Browsing named entities in Rebellion Record: a Diary of American Events: Poetry and Incidents., Volume 7. (ed. Frank Moore). You can also browse the collection for Franklin or search for Franklin in all documents.

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reply. I should like to ask General Knox, said the President, if it is within the scope of his ability, to tell us when this rebellion will be put down. In the same manner as before, this message was received: Washington, Lafayette, Franklin, Wilberforce, Napoleon, and myself have held frequent consultations on this. point. There is something which our spiritual eyes cannot detect which appear well formed. Evil has come at times by removal of men from high positions, and there are those in retirement whose abilities should be made useful to hasten the end. Napoleon says, concentrate your forces upon one point; Lafayette thinks that the rebellion will die of exhaustion; Franklin sees the end approaching, as the South must give up for want of mechanical ability to compete against Northern mechanics. Wilberforce sees hope only in a negro army.--Knox. Well, exclaimed the President, opinions differ among the saints as well as among the sinners. They don't seem to underst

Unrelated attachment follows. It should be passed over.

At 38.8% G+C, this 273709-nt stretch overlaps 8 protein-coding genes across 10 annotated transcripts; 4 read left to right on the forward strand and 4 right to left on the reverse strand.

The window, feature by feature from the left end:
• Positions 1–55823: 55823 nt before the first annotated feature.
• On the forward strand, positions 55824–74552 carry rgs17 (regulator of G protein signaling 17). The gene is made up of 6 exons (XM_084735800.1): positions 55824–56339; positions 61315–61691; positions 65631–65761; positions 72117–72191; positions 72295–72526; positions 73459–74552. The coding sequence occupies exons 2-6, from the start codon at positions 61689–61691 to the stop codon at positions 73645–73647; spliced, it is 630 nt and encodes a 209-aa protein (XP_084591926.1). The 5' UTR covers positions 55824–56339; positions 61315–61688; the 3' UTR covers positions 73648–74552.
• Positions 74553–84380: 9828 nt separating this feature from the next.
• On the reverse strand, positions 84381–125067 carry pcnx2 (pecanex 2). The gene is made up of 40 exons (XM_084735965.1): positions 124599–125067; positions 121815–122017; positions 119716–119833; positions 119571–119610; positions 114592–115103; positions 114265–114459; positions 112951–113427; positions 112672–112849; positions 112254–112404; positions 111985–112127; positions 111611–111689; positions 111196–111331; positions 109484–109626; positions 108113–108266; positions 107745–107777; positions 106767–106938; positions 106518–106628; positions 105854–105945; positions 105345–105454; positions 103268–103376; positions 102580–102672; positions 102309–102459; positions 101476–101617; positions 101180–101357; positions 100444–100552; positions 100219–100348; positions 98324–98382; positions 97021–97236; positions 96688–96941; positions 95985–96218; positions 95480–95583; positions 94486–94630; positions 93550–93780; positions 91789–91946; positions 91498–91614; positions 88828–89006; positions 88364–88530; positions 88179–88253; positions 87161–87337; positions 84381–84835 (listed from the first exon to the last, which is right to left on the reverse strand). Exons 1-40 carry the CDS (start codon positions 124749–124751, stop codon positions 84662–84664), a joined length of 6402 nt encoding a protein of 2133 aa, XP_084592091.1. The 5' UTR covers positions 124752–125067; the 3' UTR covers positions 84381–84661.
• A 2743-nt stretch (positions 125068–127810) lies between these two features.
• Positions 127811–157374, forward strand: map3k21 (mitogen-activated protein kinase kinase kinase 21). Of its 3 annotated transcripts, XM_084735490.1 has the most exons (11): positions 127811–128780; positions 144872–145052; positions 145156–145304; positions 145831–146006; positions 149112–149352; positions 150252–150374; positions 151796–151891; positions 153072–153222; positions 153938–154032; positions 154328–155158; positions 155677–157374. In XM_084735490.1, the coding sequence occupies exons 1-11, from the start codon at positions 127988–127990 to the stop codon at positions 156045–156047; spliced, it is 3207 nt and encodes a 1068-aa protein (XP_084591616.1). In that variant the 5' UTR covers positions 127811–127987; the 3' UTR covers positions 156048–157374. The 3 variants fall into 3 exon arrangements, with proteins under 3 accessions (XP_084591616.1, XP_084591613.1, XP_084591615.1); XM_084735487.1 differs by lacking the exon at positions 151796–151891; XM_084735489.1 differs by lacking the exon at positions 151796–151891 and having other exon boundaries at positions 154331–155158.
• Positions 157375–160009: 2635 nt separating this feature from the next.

over conquered Burgoyne. Though it trembled at times to the tempest, And clouds o'er its blazonry passed, Our eagle thence wafted it onward, Till proudly 'twas planted at last. And now, as we gaze on its splendors, In the heart what starred memories rise I Of worthies with feet in our pathways, But glorified brows in the skies. High lifted — the foremost among them-- Our Nation's great Father is seen, With figure in mould so majestic, And face so benign and serene. And Jefferson, Adams, and Franklin There shine in the stately array; And there the wreathed forehead of Jackson, And there the grand presence of Clay. And battle-fields, trophied in honor, On the breast of the banner are rife-- The evergreen summit of Bunker, And Trenton's wild winter-tossed strife. And proudly our own Saratoga, Where the first of our triumphs was won And Yorktown — that height of our glory, Where burst our victorious sun. Then, hail to our sky-blazoned banner! It has brightened the shore and the sea; And so